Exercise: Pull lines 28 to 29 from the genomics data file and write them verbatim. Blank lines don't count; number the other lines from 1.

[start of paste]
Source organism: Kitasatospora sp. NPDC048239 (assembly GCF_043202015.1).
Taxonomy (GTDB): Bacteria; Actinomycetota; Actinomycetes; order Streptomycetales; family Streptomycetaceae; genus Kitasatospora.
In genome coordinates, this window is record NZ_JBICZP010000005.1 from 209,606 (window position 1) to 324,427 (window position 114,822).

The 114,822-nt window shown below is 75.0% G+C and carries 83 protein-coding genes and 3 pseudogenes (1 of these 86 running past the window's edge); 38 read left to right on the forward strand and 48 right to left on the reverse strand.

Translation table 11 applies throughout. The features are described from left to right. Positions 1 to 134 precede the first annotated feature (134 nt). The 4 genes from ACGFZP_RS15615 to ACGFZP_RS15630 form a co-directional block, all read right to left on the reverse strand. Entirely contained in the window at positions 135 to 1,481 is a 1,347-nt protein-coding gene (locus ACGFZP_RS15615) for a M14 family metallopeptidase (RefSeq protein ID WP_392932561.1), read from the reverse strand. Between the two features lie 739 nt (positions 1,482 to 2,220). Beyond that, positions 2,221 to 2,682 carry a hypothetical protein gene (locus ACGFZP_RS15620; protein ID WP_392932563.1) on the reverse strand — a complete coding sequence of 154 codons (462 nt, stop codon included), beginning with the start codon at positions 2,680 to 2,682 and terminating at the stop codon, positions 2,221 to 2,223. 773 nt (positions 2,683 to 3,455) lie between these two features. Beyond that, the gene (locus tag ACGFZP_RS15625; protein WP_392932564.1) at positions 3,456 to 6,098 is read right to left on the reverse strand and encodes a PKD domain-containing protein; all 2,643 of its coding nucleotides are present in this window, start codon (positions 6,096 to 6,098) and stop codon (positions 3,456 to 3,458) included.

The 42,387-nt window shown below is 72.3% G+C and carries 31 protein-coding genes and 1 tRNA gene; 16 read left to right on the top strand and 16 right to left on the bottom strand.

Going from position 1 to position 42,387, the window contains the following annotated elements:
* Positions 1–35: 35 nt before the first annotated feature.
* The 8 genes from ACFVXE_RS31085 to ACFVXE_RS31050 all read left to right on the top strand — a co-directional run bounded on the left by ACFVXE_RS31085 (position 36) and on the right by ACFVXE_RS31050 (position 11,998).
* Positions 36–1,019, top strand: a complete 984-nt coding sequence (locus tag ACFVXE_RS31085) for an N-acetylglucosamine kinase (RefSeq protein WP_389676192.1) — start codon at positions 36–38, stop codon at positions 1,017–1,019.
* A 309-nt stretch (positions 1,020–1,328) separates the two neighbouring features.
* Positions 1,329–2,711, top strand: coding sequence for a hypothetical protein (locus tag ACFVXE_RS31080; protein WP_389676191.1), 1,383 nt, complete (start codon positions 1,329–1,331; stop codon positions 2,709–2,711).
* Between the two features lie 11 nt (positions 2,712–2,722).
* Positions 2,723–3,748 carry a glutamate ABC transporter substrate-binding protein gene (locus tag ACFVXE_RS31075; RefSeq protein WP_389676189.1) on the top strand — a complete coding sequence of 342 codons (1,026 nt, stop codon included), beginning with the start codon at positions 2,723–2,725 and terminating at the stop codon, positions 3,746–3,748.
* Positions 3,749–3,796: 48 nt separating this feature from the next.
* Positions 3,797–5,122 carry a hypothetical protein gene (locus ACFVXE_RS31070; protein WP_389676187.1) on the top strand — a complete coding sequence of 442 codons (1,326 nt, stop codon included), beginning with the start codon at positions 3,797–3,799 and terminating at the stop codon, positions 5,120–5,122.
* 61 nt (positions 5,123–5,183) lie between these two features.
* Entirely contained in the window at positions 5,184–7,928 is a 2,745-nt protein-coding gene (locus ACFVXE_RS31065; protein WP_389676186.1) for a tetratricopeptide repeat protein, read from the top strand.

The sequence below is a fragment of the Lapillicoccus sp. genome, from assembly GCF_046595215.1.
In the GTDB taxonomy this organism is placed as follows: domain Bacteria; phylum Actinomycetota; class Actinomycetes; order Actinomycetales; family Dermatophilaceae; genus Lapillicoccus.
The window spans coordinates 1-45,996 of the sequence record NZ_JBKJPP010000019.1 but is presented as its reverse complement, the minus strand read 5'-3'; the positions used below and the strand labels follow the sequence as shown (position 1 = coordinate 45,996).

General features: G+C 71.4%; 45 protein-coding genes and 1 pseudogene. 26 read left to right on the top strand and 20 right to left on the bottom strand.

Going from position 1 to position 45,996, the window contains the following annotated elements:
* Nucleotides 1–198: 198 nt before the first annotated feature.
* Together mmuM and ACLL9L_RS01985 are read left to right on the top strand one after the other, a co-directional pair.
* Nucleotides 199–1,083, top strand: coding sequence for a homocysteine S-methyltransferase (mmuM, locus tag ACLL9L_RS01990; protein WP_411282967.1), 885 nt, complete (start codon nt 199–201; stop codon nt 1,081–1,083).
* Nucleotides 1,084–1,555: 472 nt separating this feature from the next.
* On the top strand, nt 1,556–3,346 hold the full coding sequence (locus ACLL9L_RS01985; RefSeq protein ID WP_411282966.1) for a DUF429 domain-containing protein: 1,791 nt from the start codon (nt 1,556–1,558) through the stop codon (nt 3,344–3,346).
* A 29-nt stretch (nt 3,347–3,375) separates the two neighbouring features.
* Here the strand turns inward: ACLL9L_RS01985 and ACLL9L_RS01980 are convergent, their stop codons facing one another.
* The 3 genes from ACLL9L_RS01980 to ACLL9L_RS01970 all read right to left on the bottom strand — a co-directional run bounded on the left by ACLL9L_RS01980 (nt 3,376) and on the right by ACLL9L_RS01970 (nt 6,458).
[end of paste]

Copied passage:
* On the top strand, nt 1,556–3,346 hold the full coding sequence (locus ACLL9L_RS01985; RefSeq protein ID WP_411282966.1) for a DUF429 domain-containing protein: 1,791 nt from the start codon (nt 1,556–1,558) through the stop codon (nt 3,344–3,346).
* A 29-nt stretch (nt 3,347–3,375) separates the two neighbouring features.